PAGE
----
The Liberty Bell was emblazoned on its side with Leviticus 25:10, proclaiming liberty throughout the land unto all the inhabitants thereof. It rang, proclaiming liberty, when the Declaration of Independence was first read publicly on July 8, 1876. The first official act of the very first Continental Congress was Tuesday, Sept. 6, 1774. “Resolved, that the Reverend Mr. Duche be desired to open the Congress tomorrow morning with prayers at the Carpenters Hall at 9 o’clock.”
Foreseeing a full-scale war, Congress was determined the nation not enter a conflict unless it was in a proper relationship with God almighty. On May 16, 1776, Congress proclaimed: “The Congress, desirous to have people of all ranks and degrees duly impressed with a solemn sense of God’s superintending providence, and of their duty, devoutly to rely on His aid and direction do earnestly recommend a day of humiliation, fasting and prayer, that we may, with united hearts, confess and bewail our manifold sins and transgressions, and, by a sincere repentance and amendment of life and, through the merits and mediation of Jesus Christ, obtain his pardon and forgiveness.”
The Congress also saw a shortage of Bibles so it authorized the Committee of Congress A Vol. VIII, 1777, p. 734. On Jan. 21, 1781, Robert Aitken, a publisher of the Pennsylvania Magazine, petitioned Congress for permission to print Bibles for the use of schools.
That edition is now called the “Bible of the Revolution.” On Sept. 10, 1782, Congress issued its “endorsement” Vol. XXIII, 1782, p. 574.
Congress, composed of America’s statesmen and patriots, was neither of nor reticent about placing their whole-hearted endorsement on the use of the Bible for schools and citizens.
John Jay, the first chief justice of the Supreme Court and president of the American Bible Society, said: “Providence has given to our people the choice of their rulers, and it is the duty as well as the privilege and interest of our Christian nation to select and prefer Christians for their rulers.”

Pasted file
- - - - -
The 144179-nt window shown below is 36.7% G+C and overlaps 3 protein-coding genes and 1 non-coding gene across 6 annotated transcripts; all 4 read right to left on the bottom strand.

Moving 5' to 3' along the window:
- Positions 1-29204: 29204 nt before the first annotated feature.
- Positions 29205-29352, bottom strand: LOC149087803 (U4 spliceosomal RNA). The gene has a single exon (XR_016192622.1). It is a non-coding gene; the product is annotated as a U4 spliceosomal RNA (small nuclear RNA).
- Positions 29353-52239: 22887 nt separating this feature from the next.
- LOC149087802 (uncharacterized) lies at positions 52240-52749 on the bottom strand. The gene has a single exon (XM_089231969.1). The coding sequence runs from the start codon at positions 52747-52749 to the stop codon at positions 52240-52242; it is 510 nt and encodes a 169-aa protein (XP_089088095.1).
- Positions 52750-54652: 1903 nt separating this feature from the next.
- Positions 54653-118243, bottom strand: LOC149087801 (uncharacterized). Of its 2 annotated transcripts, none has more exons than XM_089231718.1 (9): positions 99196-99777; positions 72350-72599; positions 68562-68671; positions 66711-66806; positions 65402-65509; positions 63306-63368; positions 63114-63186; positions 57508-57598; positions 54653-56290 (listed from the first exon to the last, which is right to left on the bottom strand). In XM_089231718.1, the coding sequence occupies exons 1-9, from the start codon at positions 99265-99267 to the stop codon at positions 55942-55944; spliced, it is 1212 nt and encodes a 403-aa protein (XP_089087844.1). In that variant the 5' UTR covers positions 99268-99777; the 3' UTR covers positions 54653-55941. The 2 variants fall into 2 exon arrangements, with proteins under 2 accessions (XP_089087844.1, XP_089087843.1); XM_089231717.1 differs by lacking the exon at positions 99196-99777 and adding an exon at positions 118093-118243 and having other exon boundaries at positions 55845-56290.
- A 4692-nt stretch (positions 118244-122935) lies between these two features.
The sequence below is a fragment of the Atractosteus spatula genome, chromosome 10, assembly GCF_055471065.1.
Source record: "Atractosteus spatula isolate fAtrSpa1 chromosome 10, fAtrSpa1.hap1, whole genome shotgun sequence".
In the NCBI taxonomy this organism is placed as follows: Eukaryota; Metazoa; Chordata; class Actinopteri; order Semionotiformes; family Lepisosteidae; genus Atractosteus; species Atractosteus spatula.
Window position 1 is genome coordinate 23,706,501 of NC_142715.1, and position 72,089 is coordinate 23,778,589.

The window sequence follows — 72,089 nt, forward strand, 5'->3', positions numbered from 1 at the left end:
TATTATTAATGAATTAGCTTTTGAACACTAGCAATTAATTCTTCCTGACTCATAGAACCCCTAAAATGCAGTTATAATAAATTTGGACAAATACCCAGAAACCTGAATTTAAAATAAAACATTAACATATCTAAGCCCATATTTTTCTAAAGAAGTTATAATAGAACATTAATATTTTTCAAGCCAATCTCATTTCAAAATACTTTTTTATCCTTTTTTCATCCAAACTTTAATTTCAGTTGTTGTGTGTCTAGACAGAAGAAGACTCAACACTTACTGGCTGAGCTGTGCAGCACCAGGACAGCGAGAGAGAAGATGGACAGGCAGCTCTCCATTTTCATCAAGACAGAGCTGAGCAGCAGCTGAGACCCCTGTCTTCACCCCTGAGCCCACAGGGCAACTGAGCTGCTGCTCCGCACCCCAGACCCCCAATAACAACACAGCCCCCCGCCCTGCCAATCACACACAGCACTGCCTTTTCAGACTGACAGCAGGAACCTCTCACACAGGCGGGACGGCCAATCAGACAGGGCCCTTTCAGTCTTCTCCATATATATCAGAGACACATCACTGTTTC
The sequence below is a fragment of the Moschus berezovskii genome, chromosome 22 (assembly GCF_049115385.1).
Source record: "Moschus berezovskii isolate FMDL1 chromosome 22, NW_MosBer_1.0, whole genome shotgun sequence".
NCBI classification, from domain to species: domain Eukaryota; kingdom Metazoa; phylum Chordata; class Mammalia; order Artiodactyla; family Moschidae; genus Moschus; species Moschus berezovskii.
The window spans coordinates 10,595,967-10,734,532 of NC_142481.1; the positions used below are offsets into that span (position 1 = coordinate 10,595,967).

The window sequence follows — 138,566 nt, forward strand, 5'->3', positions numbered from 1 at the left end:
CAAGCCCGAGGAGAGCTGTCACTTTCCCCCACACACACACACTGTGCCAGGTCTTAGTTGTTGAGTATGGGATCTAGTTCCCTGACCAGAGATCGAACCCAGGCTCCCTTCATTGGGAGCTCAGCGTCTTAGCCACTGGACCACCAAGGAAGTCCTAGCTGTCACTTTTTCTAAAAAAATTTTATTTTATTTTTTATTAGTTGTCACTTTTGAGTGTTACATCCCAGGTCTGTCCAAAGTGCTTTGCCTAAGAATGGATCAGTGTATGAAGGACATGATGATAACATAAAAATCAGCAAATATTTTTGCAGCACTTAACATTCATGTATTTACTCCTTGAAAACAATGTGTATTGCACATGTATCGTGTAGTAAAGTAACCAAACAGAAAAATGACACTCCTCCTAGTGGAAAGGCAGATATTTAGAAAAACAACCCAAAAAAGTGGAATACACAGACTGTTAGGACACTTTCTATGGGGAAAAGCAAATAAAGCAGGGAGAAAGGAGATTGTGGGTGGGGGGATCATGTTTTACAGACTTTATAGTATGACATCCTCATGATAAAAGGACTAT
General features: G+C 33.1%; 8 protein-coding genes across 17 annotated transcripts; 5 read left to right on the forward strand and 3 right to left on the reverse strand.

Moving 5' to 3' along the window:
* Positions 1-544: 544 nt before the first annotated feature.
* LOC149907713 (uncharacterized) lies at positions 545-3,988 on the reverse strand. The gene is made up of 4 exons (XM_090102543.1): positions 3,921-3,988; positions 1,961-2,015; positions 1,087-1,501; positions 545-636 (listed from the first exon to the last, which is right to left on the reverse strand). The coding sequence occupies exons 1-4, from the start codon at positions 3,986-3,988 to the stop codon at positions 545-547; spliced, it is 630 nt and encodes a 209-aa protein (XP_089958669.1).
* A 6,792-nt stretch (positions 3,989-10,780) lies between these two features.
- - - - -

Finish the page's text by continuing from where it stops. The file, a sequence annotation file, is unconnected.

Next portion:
Since that time up to the present, we have fought the enemies within to safeguard these rights. Even back in 1873, the Indiana legislators acted to further protect what our founders gave us. State Law Section 167 School Law of Indiana, 4th section of the 1st Article of the state Constitution, “The Bible shall not be excluded from the public schools of the State.”
— Charles Davis
Santorum and the Constitution
Once enemies to the death, Rick and Mitt are suddenly palsy-walsy now that Romney is the primary winner. Don’t forget that Mitt was the worst candidate in the world for the Repubs and that he represented the rich of Wall Street and not the people on main street, said Santorum.
No matter. Romney now says Santorum will have a major part in the Party. No surprise there. Romney needs all the votes he can muster to overcome a baggage of negatives that threaten to sink him in November. That means not only Santorum’s conservative, Evangelical, and Tea Party supporters but independents and “blue collar” and other disaffected Democrats as well. Not to mention women’s votes since the polls indicate he is at least 20 points behind Obama.